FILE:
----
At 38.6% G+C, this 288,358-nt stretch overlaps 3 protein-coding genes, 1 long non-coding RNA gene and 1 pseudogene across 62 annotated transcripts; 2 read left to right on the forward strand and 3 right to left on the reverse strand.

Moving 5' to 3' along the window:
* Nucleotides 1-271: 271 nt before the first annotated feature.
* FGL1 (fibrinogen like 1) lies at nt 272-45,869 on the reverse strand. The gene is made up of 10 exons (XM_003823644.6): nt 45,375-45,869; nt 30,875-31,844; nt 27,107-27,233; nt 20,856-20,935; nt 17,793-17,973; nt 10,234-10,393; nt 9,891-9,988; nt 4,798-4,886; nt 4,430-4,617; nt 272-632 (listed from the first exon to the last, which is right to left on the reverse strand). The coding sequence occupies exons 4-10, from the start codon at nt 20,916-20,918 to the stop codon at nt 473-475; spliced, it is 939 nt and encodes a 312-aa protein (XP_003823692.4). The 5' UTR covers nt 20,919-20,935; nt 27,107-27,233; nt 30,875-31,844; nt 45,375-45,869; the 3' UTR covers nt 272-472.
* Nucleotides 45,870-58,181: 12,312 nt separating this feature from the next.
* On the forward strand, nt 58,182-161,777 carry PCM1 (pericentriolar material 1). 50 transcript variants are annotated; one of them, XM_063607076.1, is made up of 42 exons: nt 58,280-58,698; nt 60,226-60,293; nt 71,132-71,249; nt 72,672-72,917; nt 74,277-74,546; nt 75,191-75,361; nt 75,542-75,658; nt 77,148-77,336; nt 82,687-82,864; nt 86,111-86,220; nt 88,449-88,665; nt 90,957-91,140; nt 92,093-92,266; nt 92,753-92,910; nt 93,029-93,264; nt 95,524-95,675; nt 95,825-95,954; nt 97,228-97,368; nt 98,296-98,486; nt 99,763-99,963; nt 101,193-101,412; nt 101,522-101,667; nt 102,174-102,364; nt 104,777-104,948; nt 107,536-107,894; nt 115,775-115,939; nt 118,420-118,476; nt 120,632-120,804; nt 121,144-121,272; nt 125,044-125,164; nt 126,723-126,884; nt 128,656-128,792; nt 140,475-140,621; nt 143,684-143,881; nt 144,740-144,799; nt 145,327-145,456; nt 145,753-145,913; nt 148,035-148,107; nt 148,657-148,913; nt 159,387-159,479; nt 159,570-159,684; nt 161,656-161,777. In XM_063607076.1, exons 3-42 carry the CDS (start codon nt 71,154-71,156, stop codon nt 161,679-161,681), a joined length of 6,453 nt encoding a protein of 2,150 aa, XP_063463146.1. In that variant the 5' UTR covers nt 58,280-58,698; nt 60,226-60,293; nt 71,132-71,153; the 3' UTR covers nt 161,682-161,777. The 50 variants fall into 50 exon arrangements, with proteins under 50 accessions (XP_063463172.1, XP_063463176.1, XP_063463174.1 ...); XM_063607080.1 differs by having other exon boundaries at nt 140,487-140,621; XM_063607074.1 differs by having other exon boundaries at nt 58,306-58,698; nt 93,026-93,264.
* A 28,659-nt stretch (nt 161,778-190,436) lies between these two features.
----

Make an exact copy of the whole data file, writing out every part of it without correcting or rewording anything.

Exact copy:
At 38.6% G+C, this 288,358-nt stretch overlaps 3 protein-coding genes, 1 long non-coding RNA gene and 1 pseudogene across 62 annotated transcripts; 2 read left to right on the forward strand and 3 right to left on the reverse strand.

Moving 5' to 3' along the window:
* Nucleotides 1-271: 271 nt before the first annotated feature.
* FGL1 (fibrinogen like 1) lies at nt 272-45,869 on the reverse strand. The gene is made up of 10 exons (XM_003823644.6): nt 45,375-45,869; nt 30,875-31,844; nt 27,107-27,233; nt 20,856-20,935; nt 17,793-17,973; nt 10,234-10,393; nt 9,891-9,988; nt 4,798-4,886; nt 4,430-4,617; nt 272-632 (listed from the first exon to the last, which is right to left on the reverse strand). The coding sequence occupies exons 4-10, from the start codon at nt 20,916-20,918 to the stop codon at nt 473-475; spliced, it is 939 nt and encodes a 312-aa protein (XP_003823692.4). The 5' UTR covers nt 20,919-20,935; nt 27,107-27,233; nt 30,875-31,844; nt 45,375-45,869; the 3' UTR covers nt 272-472.
* Nucleotides 45,870-58,181: 12,312 nt separating this feature from the next.
* On the forward strand, nt 58,182-161,777 carry PCM1 (pericentriolar material 1). 50 transcript variants are annotated; one of them, XM_063607076.1, is made up of 42 exons: nt 58,280-58,698; nt 60,226-60,293; nt 71,132-71,249; nt 72,672-72,917; nt 74,277-74,546; nt 75,191-75,361; nt 75,542-75,658; nt 77,148-77,336; nt 82,687-82,864; nt 86,111-86,220; nt 88,449-88,665; nt 90,957-91,140; nt 92,093-92,266; nt 92,753-92,910; nt 93,029-93,264; nt 95,524-95,675; nt 95,825-95,954; nt 97,228-97,368; nt 98,296-98,486; nt 99,763-99,963; nt 101,193-101,412; nt 101,522-101,667; nt 102,174-102,364; nt 104,777-104,948; nt 107,536-107,894; nt 115,775-115,939; nt 118,420-118,476; nt 120,632-120,804; nt 121,144-121,272; nt 125,044-125,164; nt 126,723-126,884; nt 128,656-128,792; nt 140,475-140,621; nt 143,684-143,881; nt 144,740-144,799; nt 145,327-145,456; nt 145,753-145,913; nt 148,035-148,107; nt 148,657-148,913; nt 159,387-159,479; nt 159,570-159,684; nt 161,656-161,777. In XM_063607076.1, exons 3-42 carry the CDS (start codon nt 71,154-71,156, stop codon nt 161,679-161,681), a joined length of 6,453 nt encoding a protein of 2,150 aa, XP_063463146.1. In that variant the 5' UTR covers nt 58,280-58,698; nt 60,226-60,293; nt 71,132-71,153; the 3' UTR covers nt 161,682-161,777. The 50 variants fall into 50 exon arrangements, with proteins under 50 accessions (XP_063463172.1, XP_063463176.1, XP_063463174.1 ...); XM_063607080.1 differs by having other exon boundaries at nt 140,487-140,621; XM_063607074.1 differs by having other exon boundaries at nt 58,306-58,698; nt 93,026-93,264.
* A 28,659-nt stretch (nt 161,778-190,436) lies between these two features.